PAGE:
Apr 2018
454
Upland, Sweden
#7
Geopolitics, funding, infrastructure and higher education systems.


Everyone speaks and does research in English, meaning that the peer review process and different rankings of education systems are sometimes a bit biased towards alternative perspectives, at the risk of sounding like a whiny continental. That said, the US and the UK both have very good such systems at the elite level, although perhaps that is changing...

Contrast all of this with the Geopolitical situation a century ago when the West was essentially divided between German, French and English cultural spheres of influence, where English and the Anglo-Saxons might have been primi inter pares but not in the completely dominant position they're in today. Countries and peoples with no self-confidence and sense of control of their own destinies tend not to produce excellence.

Also, as deaf tuner and Willempie have pointed out, the picture is a bit exaggerated - we still have a couple of aces up our sleaves...
 
Mar 2018
478
UK
#8
You can look at the data here:
Country outputs | Nature Index

Institutions in Germany + UK + France + Switzerland publish almost as many papers in Nature (top scientific journal in the world) as the USA. This is despite those 4 countries together having only about half the population of the USA. Continental Europe has most definitely not left science behind. Stop trying to explain things that aren't true; it's a completely meaningless exercise.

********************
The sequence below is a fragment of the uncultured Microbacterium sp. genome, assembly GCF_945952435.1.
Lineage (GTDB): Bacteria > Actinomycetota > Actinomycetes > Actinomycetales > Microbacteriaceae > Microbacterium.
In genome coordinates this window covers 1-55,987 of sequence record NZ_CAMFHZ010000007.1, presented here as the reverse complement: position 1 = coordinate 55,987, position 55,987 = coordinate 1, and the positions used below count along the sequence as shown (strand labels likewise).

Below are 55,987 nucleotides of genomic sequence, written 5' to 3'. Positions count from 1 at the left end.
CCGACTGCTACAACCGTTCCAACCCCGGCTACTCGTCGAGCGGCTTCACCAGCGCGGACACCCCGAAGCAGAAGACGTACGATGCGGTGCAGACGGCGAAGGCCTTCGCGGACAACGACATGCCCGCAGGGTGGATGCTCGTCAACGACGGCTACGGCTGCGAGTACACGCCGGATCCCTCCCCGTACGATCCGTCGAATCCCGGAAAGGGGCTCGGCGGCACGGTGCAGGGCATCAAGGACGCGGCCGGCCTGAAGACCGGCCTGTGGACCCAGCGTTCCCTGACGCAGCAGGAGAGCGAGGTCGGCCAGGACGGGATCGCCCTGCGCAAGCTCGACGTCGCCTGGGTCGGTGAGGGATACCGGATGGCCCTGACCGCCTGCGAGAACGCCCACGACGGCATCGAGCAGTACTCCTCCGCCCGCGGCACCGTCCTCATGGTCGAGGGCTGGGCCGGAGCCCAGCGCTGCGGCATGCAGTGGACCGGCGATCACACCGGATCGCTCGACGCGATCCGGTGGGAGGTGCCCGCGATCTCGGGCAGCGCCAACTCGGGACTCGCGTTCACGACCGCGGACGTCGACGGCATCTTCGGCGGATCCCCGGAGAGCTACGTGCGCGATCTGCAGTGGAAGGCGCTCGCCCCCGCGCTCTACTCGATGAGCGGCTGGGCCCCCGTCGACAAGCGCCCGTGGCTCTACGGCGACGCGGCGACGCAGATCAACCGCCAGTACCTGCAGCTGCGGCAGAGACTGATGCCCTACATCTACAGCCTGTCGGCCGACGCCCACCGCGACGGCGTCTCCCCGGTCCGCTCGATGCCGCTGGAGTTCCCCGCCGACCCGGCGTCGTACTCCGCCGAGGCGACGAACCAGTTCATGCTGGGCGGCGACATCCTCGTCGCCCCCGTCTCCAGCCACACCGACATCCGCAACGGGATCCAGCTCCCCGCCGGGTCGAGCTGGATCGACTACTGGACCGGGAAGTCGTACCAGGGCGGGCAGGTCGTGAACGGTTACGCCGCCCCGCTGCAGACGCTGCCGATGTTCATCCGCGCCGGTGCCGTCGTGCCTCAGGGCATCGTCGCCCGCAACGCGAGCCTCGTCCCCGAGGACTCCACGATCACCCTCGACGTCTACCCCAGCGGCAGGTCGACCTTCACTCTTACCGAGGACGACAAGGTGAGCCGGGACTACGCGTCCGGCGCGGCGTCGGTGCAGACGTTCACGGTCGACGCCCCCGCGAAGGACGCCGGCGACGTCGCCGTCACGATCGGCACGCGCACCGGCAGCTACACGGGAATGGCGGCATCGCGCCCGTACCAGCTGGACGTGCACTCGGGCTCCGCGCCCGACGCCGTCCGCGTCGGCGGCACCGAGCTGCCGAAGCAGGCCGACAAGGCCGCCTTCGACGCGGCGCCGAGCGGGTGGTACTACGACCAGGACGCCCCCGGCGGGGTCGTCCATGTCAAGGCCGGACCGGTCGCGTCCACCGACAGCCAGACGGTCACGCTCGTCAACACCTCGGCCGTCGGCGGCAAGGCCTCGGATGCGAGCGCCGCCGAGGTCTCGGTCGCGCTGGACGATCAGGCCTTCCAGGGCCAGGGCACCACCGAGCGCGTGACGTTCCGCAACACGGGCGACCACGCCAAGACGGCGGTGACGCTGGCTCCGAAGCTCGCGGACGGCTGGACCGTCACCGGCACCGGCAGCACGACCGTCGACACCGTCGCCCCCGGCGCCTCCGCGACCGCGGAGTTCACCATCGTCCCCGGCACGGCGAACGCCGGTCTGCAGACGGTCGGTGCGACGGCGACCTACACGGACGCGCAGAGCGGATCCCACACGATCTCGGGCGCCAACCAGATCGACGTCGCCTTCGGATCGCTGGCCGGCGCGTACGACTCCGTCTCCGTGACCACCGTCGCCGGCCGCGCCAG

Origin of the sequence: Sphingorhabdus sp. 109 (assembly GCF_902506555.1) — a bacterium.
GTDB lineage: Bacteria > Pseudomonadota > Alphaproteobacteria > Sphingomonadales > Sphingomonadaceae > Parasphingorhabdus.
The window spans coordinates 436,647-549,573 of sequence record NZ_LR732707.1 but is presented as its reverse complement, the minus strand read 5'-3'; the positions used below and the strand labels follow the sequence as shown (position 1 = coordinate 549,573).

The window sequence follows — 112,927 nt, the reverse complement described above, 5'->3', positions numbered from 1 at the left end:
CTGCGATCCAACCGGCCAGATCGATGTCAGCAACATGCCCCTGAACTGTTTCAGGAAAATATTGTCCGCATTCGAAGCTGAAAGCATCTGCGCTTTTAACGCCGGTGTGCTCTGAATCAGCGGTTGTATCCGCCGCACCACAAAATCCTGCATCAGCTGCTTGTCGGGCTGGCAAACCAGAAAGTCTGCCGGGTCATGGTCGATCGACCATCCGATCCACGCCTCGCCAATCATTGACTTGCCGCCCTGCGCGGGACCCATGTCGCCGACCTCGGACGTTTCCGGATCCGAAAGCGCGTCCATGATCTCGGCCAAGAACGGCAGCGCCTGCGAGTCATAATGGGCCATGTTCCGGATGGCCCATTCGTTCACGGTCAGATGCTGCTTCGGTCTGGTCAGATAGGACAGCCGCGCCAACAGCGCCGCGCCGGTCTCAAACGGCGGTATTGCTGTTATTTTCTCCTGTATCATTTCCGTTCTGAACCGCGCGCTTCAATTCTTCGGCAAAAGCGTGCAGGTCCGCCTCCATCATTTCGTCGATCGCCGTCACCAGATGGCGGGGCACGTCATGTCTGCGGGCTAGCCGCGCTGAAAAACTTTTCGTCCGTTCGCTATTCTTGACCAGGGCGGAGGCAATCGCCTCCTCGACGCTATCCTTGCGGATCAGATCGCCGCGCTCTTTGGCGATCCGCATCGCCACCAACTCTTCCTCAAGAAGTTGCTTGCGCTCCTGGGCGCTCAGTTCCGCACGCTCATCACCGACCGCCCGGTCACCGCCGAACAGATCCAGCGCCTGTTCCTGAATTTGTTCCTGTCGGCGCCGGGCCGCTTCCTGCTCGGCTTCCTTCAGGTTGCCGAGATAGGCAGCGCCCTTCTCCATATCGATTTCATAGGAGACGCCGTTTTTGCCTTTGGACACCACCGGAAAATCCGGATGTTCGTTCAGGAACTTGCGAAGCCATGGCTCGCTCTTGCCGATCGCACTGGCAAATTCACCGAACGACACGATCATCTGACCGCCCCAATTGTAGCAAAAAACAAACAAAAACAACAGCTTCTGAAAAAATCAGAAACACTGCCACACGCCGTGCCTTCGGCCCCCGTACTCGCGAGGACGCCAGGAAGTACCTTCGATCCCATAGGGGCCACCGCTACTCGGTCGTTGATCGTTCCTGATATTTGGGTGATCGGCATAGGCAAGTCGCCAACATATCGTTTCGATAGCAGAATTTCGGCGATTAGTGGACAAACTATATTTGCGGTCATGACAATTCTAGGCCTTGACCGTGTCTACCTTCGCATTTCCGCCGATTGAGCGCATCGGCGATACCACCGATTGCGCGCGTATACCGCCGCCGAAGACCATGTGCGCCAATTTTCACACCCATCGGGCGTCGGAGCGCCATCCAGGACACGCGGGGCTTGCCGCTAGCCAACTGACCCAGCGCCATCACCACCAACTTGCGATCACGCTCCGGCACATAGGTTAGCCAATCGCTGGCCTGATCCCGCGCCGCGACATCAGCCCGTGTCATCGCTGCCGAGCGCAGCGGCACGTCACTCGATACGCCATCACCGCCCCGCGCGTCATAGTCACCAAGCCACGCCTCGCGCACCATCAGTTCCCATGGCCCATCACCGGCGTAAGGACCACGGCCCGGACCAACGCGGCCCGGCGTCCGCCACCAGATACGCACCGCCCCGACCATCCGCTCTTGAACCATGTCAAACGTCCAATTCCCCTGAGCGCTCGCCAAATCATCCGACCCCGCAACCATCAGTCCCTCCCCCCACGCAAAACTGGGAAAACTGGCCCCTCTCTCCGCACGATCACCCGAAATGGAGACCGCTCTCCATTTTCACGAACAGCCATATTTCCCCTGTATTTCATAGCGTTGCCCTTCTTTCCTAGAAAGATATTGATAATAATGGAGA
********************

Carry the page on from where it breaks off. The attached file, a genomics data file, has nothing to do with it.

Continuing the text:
Apr 2018
454
Upland, Sweden
#9
Plenty of funding here in Europe. I'm pretty sure there is more fundamental science research done in the EU than in the USA. Just look at the number of papers published in top-tier journals. As for the top university rankings, it's because universities and the divide between teaching/research is handled differently in different countries, and most rankings benefit the anglo-saxon system. For example, the french CNRS is one of the top research institutes in the world, but it isn't a university, so it doesn't show on any rankings.

Why do people keep starting threads with "Why is X happening?" without doing the bare minimum of research to see if X is actually happening in the first place?
But the OP is not entirely without merit though. The proportion of US (or at least US-based...) Nobel prizes in the sciences has skyrocketed in the post-war period.
 
Apr 2018
454
Upland, Sweden
#10
You can look at the data here:
Country outputs | Nature Index

Institutions in Germany + UK + France + Switzerland publish almost as many papers in Nature (top scientific journal in the world) as the USA. This is despite those 4 countries together having only about half the population of the USA. Continental Europe has most definitely not left science behind. Stop trying to explain things that aren't true; it's a completely meaningless exercise.
That is actually impressive - far more than I thought. Go Europe... Still, if one wanted to be cynical one could say that perhaps it just proves that there are a lot of middle-highbrow academics in Europe. :lol:

You are of course right that the picture the OP paints is exaggerated, but it is still a fact that there has been a very remarkable shift in the balance of research over the Atlantic in some ways (like Nobel prizes) compared with how things looked like at the beginning of the 1900s.

Furthermore, the US completely dominates Europe in many aspects of Tech. (though not all - we have an advantage in physical communication-networks for example, while the US does not have a single company like Nokia or Ericsson making such things in a competetively meaningful way contra the Chinese). I say this with great sadness, but I unfortunately don't think it is debatable. Some might argue that Europe is merely developing along a different, more decentralized and at the same time legalistic trajectory, but I am not convinced...